The University of California, Davis, continues to attract high numbers of applicants for undergraduate study. For fall 2023, a total of 109,350 students have applied — just 0.8% shy of the record high set last year.
      The UC Office of the President released systemwide and campus statistics today (Feb. 24). Read the UC-wide news release.
      Among the UC Davis applicants, 94,609 applied for first-year admission and 14,741 applied for transfer admission.
      California residents and transfer students
      Robert Penman, executive director of Undergraduate Admissions, said the campus aims to enroll an entering class of about 9,400 new undergraduates, up about 200 from fall 2022. Plans call for almost all of that increase to come from among California residents.
      UC Davis measures its Davis-based enrollment as an average over the three regular academic quarters for its 2018 Long Range Development Plan, or LRDP, which has a projected capacity of 39,000 students for the Davis campus. Early estimates indicate enrollment will average about 37,000 for the 2022-23 academic year.

      1. Matt Williams

        Jim and Don’s comments beg the question, “How well is UCD complying with the terms of the recent MOU with the City and the County? Specifically,  “The terms of the MOU include a commitment to build more housing for students and a guarantee to house 100 percent of any new student enrollment growth on campus”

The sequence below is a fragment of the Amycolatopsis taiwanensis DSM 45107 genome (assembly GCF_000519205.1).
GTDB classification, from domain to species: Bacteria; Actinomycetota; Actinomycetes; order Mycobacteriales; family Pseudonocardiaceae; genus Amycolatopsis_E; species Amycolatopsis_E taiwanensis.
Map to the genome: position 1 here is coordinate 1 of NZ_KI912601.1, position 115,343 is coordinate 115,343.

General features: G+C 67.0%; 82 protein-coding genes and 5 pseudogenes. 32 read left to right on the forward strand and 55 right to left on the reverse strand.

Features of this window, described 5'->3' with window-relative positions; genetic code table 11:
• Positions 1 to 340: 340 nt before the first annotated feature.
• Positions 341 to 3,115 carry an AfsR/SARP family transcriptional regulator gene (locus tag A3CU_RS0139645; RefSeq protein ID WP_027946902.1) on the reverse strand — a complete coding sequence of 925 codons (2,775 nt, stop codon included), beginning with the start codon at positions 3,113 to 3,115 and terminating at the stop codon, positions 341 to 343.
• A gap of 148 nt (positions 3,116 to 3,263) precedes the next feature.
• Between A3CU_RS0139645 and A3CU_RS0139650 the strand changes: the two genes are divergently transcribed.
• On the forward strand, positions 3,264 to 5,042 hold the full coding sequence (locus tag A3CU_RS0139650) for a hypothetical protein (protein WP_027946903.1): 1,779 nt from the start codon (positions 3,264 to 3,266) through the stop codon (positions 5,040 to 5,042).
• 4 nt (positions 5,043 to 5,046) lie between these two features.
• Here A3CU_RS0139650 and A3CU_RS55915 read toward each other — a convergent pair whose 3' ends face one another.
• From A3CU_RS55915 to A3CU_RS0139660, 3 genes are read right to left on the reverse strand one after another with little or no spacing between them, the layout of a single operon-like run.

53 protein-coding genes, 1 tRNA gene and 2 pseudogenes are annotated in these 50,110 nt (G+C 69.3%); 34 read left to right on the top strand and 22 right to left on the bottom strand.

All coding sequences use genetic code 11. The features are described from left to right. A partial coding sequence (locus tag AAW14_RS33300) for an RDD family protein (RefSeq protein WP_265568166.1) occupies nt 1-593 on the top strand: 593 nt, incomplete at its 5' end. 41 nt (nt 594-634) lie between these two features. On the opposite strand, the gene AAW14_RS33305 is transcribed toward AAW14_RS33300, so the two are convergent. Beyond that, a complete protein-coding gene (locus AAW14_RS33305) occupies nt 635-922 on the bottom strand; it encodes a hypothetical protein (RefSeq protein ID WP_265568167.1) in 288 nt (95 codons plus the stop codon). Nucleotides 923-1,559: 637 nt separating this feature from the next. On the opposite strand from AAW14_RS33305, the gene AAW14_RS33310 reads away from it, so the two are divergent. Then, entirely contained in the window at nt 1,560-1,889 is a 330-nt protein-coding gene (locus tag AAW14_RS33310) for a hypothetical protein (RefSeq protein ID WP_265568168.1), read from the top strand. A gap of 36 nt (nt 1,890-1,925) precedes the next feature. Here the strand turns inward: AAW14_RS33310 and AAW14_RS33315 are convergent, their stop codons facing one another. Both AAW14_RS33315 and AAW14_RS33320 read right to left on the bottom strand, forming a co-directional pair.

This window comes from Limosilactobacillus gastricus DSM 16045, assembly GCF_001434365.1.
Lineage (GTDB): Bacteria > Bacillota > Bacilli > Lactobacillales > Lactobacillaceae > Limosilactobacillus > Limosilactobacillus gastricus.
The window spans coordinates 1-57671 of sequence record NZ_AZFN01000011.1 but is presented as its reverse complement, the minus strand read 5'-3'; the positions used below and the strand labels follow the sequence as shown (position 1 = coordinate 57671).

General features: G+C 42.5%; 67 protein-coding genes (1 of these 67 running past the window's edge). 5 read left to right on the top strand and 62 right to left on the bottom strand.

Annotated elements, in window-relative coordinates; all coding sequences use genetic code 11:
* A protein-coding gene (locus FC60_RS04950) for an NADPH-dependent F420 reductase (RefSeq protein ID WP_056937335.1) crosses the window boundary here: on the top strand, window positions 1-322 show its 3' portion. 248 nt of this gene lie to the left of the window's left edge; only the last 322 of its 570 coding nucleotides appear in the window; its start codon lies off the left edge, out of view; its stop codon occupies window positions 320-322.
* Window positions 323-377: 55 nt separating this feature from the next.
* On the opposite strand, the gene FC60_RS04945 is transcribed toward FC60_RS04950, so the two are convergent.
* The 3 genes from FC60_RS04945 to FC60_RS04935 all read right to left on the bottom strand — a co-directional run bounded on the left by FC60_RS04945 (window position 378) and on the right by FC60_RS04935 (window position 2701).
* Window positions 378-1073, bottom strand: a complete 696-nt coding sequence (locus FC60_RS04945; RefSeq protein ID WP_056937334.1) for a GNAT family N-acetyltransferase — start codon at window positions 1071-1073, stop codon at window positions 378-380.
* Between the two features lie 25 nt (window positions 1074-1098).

UCD’s website for the MOU is

        1. Don Shor

          a guarantee to house 100 percent of any new student enrollment growth

          Important to note that the “guarantee to house” is not a requirement to live on campus. New students may live wherever they choose and I’d guess (it might be interesting to try to get the figures on this) that a high percentage of incoming transfer students don’t choose to live on campus.
          If high-density housing is built downtown on infill sites, I would bet a large number of students would occupy those units, regardless of the cost.

          Incoming freshmen who choose to live on campus are guaranteed housing in the residence halls for the fall quarter, provided all requirements and deadlines are met. While not required, over 90% of incoming freshman choose to live in the residence halls. Freshmen entering the university during winter or spring quarter may contact Student Housing to request to be placed on a wait list; the housing guarantee does not apply for winter or spring quarter.